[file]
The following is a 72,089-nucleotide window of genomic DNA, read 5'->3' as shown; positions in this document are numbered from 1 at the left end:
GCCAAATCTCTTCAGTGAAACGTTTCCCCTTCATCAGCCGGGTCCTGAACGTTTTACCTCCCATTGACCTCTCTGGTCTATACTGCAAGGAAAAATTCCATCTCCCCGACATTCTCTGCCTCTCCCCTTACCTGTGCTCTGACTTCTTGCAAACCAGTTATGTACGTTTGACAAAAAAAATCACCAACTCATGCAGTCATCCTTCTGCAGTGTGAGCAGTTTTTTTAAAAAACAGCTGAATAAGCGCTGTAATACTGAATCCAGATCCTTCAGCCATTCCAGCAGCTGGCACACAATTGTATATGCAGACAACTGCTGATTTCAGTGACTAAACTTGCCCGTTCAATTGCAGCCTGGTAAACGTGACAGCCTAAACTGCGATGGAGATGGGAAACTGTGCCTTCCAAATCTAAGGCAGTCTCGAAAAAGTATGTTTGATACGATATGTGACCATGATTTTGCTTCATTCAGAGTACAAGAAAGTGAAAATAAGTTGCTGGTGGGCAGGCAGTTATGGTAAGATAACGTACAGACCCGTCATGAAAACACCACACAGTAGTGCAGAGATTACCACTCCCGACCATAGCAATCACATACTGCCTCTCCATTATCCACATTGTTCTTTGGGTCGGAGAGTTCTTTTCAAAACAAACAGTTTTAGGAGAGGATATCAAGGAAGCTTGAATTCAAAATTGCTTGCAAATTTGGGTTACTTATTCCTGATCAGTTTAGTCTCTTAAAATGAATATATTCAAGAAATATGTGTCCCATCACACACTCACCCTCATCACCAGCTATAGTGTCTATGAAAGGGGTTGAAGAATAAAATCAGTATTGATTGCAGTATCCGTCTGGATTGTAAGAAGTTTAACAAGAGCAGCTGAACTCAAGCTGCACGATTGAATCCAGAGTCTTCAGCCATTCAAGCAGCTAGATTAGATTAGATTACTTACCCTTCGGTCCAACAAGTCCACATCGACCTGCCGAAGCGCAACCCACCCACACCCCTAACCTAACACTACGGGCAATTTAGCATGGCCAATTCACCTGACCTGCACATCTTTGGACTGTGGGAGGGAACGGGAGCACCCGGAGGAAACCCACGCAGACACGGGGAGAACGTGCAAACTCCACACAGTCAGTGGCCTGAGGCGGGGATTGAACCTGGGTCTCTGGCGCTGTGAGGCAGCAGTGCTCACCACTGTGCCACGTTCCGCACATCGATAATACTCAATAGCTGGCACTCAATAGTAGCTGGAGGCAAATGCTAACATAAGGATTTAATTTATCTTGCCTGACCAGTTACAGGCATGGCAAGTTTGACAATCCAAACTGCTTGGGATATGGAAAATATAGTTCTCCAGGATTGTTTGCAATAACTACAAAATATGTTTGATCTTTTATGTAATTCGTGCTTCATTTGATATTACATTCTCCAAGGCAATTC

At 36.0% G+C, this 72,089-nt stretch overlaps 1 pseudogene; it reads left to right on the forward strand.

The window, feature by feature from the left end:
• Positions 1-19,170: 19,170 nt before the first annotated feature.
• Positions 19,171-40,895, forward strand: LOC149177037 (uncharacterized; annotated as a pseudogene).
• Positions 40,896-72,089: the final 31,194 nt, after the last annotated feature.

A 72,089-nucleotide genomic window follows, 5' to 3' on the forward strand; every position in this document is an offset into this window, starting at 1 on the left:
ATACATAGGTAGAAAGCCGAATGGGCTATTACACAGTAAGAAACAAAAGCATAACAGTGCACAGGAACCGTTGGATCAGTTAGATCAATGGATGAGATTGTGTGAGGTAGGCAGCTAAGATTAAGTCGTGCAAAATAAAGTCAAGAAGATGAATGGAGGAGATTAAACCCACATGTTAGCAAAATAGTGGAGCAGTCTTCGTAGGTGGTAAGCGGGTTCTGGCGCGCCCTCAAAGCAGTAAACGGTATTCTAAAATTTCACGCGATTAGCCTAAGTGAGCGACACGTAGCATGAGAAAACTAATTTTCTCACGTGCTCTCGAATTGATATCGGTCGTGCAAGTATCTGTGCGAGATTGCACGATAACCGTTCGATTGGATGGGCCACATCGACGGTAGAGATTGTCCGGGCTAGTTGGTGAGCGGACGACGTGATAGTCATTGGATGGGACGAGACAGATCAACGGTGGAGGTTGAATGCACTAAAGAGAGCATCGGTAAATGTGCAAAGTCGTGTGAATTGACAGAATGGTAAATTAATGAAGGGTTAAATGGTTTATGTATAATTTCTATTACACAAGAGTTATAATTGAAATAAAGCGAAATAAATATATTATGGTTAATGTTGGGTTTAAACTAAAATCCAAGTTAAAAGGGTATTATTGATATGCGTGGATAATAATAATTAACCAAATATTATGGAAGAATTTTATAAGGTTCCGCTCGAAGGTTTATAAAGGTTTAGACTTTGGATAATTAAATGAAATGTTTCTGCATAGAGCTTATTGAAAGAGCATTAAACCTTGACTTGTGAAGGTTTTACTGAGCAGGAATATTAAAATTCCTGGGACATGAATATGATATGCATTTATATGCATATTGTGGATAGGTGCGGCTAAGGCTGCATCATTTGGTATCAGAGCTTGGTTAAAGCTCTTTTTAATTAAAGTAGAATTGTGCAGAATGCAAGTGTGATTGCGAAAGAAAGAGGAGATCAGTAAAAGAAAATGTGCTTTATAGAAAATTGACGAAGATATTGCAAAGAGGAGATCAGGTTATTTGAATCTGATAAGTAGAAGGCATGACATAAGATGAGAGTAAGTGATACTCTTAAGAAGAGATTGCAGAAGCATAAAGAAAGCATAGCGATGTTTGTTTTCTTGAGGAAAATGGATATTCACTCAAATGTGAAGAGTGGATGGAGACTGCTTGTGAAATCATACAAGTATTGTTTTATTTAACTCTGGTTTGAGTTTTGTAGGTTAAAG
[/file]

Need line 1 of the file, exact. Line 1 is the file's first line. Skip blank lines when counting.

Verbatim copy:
The following is a 72,089-nucleotide window of genomic DNA, read 5'->3' as shown; positions in this document are numbered from 1 at the left end: